Workbench upgrades: Added a router table (AKA a sheet of plywood with holes cut in it) and some drawers to the workbench. First drawer turned out great. Second drawer glued up out of square and always looked wonky. Third drawer was cut incorrectly, I couldn't get it to fit, and I ended up smashing it. My first true failure, glad it was just pine.

Storage tower: this was a big build. Most of it was done concurrently with my shower renovation, so my shop time was very divided. This was a really ambitious project: expensive wood investment, lots of new techniques (drawers and doors, shelves, panel glueups), just a really complex project overall. It has some definite highlights: first of all, I built the thing and it looks pretty good. It's level and doesn't wobble. But, as I've reflected on this, I gained an appreciation for the attention to detail that's required to make something look perfect in the end. The joints on this are a little gappy, the doors are a little wonky, and the finish is rough. All things that I've improved on going forward.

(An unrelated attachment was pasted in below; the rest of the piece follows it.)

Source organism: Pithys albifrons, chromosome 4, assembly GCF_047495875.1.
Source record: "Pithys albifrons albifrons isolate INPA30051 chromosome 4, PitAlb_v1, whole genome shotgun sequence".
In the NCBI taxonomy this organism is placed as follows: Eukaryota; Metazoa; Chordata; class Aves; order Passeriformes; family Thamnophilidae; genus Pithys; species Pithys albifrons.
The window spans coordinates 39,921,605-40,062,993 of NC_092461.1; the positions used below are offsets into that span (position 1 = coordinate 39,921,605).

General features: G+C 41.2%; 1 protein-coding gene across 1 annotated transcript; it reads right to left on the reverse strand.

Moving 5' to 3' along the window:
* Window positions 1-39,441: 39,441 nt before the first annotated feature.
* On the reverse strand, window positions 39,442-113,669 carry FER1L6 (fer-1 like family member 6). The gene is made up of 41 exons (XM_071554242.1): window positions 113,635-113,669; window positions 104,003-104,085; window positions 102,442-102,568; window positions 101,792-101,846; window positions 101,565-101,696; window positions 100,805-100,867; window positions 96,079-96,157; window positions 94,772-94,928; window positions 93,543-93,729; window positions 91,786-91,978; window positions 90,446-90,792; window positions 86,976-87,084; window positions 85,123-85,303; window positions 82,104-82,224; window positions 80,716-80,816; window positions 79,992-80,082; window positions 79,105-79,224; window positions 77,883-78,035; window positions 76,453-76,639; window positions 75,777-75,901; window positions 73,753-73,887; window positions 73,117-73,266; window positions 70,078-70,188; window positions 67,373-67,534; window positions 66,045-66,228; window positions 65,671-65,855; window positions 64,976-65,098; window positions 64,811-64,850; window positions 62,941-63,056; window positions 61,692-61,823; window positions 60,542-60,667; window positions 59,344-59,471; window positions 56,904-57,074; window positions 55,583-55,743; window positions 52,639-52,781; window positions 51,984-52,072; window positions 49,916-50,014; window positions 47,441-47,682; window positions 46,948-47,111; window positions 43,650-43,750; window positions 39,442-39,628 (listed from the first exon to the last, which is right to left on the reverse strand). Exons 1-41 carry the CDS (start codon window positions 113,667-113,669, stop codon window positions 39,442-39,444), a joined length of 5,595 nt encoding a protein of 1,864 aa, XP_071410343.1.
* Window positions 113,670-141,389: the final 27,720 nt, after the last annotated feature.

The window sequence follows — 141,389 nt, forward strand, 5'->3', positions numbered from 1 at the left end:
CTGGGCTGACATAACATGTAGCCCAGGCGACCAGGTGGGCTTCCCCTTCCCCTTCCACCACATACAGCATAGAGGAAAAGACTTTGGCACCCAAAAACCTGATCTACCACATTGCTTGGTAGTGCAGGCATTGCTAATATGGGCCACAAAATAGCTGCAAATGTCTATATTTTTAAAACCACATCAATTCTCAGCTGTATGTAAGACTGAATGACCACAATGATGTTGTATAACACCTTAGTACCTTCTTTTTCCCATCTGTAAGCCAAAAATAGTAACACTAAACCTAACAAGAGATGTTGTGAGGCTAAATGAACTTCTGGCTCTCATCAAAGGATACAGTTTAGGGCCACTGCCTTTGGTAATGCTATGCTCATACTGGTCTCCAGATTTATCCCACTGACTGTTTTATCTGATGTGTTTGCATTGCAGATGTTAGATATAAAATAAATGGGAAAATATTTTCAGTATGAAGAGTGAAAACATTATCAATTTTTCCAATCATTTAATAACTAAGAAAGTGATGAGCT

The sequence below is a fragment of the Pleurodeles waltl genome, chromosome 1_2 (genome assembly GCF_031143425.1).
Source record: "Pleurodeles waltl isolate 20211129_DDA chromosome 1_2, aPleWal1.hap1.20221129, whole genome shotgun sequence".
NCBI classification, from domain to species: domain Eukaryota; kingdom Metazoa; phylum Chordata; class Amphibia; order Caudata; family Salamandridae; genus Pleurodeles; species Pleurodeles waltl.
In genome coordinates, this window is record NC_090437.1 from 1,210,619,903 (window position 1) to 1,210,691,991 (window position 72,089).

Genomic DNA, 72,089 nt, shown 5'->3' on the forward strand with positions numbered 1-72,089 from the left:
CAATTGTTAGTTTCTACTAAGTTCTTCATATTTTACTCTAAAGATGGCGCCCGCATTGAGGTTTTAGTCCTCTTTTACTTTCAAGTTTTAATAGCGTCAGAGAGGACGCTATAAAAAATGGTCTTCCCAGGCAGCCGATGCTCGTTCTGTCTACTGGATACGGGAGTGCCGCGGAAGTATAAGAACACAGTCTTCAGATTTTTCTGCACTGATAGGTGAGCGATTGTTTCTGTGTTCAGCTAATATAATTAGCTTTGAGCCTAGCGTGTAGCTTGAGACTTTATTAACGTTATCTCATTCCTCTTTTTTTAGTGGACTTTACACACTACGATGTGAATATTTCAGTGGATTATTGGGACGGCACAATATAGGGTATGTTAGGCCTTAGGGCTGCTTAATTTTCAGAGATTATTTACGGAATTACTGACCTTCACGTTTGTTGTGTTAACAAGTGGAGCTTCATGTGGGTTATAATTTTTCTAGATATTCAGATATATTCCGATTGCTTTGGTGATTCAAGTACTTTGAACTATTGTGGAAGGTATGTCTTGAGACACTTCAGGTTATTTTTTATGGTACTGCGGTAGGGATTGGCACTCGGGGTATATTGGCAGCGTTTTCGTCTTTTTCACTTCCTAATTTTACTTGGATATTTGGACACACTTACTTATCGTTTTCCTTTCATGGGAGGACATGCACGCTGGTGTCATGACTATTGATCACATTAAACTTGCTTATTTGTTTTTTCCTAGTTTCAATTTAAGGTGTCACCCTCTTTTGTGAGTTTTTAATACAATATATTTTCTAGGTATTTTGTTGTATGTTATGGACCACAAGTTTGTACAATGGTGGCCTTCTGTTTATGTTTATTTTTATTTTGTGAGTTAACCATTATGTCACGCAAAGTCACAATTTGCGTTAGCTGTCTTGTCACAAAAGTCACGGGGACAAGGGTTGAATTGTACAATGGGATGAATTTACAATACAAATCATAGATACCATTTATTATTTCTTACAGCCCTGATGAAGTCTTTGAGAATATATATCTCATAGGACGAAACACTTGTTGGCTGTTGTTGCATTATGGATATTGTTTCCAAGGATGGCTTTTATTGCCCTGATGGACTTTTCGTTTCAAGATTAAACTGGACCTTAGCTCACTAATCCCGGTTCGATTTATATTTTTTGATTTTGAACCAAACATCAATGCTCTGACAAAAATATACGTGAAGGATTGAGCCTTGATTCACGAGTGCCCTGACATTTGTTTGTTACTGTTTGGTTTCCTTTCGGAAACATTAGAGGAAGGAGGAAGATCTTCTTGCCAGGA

Vanity cabinet: I feel a bit like this project was me entering the big leagues. The joinery was much tighter. It's square. I changed my finishing technique and got vastly better smoothness. We use this multiple times a day and it works great. I learned some lessons about door fitting. But in the end, just look at this thing. It's gorgeous. Little errors don't matter when the end product looks this good.

Block cutting boards: Goodness, I've made a LOT of these. Lots of people got these for gifts, and I sold something like 20 of them. I built a jig to help with glueups, a jig to help with flattening, and just churned these things out. It was fun, but by the end I was getting burnt out on cutting boards. It started to feel like a second job.

Shoe rack: I realize now that I never blogged about this one. Our old shoe racks were the kind made out of little expandable metal poles. Our shoes always fell off of them and they were frustrating. So, I made this. It fits into the closet like a built-in. All of our shoes fit on it and the front sections have exciting swinging and sliding action.

Keepsake boxes: For my nephews. One in cherry, one in walnut. My first time working on something this small and delicate. A very enjoyable project. Finish was decent. I liked doing two of these in tandem, it made it much more efficient. Fitting the lids was a challenge. Lessons were learned.